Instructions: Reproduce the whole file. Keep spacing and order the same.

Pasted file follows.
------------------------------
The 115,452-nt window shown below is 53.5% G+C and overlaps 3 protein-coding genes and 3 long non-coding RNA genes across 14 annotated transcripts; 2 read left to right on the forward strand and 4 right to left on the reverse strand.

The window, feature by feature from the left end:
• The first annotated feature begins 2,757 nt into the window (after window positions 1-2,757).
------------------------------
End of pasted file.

The 115,452-nt window shown below is 53.5% G+C and overlaps 3 protein-coding genes and 3 long non-coding RNA genes across 14 annotated transcripts; 2 read left to right on the forward strand and 4 right to left on the reverse strand.

The window, feature by feature from the left end:
• The first annotated feature begins 2,757 nt into the window (after window positions 1-2,757).